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Cofferdams 101: History, Applications, Materials, Types, and More
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pile driving

Cofferdams 101: History, Applications, Materials, Types, and More


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Among other obstacles faced in the construction process, water can be one of the most challenging and costly barriers during construction. With 71% of the earth’s surface covered in water, and new construction beginning every day, cofferdams are proving to be just as significant today as they were before the birth of Christ.

By definition, a cofferdam is a work area constructed and dewatered to temporarily provide dry land for construction of various types of structures.

In this article, we’re going to cover the different uses for cofferdams, the different types, the materials involved, the construction process, removal, and much more.

Cofferdams in History

The first recorded use of a cofferdam goes back to 539 BC. King Cyrus of Persia used cofferdams as a weapon of war. He diverted the Euphrates River with earthen cofferdams, which allowed his army to capture Babylon. Cofferdams were used by the Romans in 102AD to build Trajan’s Bridge. A cofferdam made of wood pilings allowed the Romans to build the bridge across the Danube River.

Photo credit: APE

Cofferdam Uses

There are various construction scenarios where a cofferdam is necessary:

  • Building a structure in a riverbed, seashore, or lake.
  • Building in an area of course-grained soil, where deep excavations are required.
  • Building below the groundwater table.
  • Building when trenches would likely collapse – typically during deep excavations.
  • To protect adjoining buildings or nearby structures.
  • To remove a sunken vessel.

Cofferdam Requirements

There are several basic requirements of any cofferdam. It must be watertight. A cofferdam must remain standing against the pressure of existing or added water (such as a flood). Existing water includes water at, above, or below the groundwater table.

Cofferdam Materials

Cofferdams can be made from several different materials, such as earth, rocks, timber, steel, and concrete. If possible, the selected material should be relatively easy to dismantle and recycle to reduce construction costs.


Types of Cofferdams

There are various types of cofferdams, including:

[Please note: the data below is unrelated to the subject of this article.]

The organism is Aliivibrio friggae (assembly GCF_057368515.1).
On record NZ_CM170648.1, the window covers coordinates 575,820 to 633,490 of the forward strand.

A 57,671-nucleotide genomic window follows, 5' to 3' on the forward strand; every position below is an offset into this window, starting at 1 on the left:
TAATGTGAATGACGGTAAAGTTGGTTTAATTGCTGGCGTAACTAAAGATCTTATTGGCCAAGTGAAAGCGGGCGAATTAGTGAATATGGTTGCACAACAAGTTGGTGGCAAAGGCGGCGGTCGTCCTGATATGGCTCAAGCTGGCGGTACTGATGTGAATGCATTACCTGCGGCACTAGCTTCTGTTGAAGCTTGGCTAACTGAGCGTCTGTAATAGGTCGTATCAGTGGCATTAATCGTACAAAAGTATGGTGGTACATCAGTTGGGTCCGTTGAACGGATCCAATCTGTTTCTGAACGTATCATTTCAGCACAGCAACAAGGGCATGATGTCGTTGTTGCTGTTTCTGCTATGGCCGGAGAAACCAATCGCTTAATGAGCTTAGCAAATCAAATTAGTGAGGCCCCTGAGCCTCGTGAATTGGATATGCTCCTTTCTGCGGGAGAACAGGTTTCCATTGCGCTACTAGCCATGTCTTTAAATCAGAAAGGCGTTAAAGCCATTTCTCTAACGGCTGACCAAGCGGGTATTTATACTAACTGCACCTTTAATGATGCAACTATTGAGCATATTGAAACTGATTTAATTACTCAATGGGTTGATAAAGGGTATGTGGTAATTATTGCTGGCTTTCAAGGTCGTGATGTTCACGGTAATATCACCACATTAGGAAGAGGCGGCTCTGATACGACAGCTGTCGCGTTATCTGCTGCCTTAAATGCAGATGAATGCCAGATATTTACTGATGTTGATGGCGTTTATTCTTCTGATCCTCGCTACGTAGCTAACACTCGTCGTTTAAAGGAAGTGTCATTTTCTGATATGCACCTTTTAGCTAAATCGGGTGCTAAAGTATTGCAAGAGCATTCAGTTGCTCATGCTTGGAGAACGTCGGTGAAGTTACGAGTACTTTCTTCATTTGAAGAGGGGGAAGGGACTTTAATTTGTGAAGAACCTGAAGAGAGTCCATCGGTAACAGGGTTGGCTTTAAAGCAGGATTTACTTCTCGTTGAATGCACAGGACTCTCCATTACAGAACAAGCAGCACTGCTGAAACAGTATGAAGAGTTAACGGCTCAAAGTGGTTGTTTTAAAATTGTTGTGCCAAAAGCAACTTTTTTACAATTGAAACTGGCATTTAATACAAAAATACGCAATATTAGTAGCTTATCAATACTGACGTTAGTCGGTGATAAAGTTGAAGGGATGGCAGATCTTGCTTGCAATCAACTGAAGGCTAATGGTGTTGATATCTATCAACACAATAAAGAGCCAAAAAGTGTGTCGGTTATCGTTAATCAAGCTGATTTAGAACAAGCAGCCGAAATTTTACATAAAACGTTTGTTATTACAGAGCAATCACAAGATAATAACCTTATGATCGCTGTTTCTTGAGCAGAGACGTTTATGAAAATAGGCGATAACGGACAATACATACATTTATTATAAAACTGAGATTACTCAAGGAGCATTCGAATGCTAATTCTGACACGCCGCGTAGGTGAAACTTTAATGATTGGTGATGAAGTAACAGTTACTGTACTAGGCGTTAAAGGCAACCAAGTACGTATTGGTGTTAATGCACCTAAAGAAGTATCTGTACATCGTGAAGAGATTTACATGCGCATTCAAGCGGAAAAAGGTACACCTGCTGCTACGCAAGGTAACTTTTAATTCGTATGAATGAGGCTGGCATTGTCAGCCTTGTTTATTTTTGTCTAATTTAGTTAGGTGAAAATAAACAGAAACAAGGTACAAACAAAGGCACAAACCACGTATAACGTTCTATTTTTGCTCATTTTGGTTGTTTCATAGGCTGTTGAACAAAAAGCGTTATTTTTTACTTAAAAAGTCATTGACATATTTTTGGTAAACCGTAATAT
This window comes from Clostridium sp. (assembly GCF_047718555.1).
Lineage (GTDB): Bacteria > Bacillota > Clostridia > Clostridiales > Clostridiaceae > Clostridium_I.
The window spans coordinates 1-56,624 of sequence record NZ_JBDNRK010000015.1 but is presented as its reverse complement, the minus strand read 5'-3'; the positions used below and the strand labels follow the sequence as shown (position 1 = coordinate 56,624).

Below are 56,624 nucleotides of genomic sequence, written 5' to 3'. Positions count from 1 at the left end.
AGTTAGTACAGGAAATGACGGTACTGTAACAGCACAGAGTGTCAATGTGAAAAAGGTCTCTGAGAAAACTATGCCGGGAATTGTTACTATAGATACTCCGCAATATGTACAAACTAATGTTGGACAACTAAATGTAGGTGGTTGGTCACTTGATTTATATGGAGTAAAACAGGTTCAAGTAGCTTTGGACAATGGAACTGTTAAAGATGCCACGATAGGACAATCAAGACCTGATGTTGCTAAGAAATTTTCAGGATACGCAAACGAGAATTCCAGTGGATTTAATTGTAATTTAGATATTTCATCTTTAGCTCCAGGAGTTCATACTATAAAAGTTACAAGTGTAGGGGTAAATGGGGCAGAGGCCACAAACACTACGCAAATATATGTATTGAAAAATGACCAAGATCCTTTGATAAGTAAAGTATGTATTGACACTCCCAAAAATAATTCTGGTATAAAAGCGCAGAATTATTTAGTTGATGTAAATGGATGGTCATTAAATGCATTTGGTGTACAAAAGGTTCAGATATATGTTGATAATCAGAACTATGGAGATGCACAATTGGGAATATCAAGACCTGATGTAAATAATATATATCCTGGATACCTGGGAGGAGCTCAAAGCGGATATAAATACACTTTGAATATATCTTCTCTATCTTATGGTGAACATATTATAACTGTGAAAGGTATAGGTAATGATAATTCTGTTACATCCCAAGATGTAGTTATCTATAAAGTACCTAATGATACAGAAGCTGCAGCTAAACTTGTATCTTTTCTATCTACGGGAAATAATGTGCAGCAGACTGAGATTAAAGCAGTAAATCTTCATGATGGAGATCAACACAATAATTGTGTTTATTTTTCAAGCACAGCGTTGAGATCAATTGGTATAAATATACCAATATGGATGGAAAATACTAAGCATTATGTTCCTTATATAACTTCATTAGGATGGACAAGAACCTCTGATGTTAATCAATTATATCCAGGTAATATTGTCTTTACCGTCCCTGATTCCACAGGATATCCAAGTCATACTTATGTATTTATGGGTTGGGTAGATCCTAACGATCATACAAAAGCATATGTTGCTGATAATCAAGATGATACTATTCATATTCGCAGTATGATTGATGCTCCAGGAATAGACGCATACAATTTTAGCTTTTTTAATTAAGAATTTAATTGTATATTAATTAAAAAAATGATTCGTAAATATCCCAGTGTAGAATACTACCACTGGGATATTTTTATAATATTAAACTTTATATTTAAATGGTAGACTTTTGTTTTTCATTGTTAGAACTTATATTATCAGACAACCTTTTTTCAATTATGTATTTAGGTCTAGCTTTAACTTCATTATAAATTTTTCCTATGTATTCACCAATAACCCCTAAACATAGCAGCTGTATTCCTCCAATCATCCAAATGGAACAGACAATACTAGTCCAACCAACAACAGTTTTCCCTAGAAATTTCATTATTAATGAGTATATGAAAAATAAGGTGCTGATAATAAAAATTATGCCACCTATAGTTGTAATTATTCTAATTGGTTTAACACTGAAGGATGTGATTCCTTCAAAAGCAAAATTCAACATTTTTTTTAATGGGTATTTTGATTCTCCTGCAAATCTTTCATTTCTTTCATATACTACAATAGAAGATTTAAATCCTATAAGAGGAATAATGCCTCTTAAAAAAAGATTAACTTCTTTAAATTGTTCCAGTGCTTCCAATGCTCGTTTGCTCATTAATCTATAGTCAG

Earthen Cofferdams

Earthen cofferdams are the simplest to construct but have somewhat limited use. An embankment made of earth is used to enclose the work area. Earthen cofferdams are best for areas with a low depth of water flowing at a low velocity. Typically, the top of the embankment is built approximately 1m above the water. Boulders may be used on the side slopes of the bank on the water side to prevent erosion.

Rock-Filled Cofferdams

Similar to earthen cofferdams, rock-filled cofferdams have a rubble or stone embankment to surround the work area. A rock-filled cofferdam is still used in lower-depth water – perhaps 2m to 3m.

Braced Cofferdams

Braced cofferdams consist of a single wall of sheet pile that is supported by struts. This prevents the wall from collapsing inward. Braced cofferdams are typically used for smaller work areas. You may see this type of cofferdam used in the repair of bridge piers and abutments.

Timber Crib Cofferdams

Timber crib cofferdams are made of a frame comprised of wooden beams. Horizontal and cross beams are laid in an alternate course. Timber crib cofferdams are left open at the bottom and filled in with either earth, gravel, or rock.

Concrete Cofferdams

Concrete cofferdams are used when pile driving is problematic. This includes limited headroom, the need to reduce or eliminate vibrations, or where boulders embedded in the ground would split steel sheet piles. Concrete cofferdams are expensive, but the overall cost is reduced by making them part of the permanent structure. This type of cofferdam is typically used for smaller areas and are often built of pre-cast, reinforced cement concrete (RCC) piles.

Single-Wall Cofferdams